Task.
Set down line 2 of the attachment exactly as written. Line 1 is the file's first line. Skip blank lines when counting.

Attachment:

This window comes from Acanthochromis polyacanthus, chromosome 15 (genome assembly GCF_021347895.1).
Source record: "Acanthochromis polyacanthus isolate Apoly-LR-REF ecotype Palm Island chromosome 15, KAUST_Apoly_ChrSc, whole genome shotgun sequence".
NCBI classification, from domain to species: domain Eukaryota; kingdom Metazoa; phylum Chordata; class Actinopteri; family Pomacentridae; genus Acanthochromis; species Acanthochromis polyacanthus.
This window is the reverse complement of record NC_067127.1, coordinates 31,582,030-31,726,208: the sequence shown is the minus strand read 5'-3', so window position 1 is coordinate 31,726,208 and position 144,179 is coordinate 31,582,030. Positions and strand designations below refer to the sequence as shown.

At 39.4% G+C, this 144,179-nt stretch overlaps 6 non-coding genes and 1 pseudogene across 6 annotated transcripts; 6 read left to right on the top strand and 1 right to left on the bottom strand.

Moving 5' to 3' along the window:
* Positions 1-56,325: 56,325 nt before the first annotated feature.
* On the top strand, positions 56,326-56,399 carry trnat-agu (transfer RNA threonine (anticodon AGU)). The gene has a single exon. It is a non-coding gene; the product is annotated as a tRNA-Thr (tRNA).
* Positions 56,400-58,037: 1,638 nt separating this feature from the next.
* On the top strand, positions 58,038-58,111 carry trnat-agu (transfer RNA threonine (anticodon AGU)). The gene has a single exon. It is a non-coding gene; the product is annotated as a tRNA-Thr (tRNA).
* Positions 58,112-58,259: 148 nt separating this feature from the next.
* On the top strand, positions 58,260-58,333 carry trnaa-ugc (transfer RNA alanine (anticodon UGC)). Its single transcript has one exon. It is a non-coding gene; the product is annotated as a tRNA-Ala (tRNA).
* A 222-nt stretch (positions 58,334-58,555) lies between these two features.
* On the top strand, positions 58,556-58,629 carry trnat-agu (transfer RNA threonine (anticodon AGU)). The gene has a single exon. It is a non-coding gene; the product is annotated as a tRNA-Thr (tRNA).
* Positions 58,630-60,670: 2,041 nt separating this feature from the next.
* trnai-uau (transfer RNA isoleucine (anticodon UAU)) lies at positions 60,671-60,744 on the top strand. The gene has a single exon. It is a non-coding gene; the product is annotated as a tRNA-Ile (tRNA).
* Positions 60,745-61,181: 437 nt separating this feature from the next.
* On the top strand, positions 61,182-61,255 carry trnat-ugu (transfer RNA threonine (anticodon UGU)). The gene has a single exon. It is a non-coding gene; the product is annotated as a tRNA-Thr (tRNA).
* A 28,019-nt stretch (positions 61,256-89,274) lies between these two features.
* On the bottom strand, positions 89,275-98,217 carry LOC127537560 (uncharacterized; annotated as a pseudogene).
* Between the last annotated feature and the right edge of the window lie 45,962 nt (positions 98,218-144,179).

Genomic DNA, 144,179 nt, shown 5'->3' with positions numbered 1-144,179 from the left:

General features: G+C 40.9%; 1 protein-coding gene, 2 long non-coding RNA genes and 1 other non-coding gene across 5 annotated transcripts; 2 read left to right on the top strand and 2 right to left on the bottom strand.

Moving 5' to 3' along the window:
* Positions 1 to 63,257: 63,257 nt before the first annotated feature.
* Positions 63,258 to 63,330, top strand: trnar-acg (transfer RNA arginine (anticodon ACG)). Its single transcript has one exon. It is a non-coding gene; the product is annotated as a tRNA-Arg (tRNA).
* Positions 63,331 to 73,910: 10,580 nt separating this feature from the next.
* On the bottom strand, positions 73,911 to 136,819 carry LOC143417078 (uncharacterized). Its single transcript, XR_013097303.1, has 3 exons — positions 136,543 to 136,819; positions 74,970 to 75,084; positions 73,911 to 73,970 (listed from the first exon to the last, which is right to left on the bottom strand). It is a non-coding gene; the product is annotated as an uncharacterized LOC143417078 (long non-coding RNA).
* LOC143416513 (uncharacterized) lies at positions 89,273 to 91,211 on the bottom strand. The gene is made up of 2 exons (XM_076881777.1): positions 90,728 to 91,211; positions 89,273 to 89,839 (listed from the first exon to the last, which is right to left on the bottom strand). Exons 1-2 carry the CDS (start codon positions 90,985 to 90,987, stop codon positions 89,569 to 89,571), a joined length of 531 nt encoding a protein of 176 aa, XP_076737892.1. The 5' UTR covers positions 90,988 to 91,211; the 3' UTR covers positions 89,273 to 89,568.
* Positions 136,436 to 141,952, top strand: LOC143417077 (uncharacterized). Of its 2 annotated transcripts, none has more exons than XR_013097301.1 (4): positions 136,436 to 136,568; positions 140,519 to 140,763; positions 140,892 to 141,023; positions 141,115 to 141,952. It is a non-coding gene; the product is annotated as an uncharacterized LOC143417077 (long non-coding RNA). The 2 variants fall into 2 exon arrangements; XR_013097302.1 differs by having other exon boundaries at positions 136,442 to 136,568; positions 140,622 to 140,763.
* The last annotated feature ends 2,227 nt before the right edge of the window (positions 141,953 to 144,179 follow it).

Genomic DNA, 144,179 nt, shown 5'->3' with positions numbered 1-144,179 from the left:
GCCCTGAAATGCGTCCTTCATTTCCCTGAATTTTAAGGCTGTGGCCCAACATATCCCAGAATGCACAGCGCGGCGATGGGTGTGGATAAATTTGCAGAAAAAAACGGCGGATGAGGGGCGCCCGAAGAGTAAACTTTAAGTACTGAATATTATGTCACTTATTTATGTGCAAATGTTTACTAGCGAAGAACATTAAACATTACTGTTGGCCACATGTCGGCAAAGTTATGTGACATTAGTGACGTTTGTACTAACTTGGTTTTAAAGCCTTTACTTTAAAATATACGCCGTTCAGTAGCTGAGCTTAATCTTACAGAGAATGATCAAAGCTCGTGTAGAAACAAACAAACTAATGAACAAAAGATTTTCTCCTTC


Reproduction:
Source record: "Acanthochromis polyacanthus isolate Apoly-LR-REF ecotype Palm Island chromosome 15, KAUST_Apoly_ChrSc, whole genome shotgun sequence".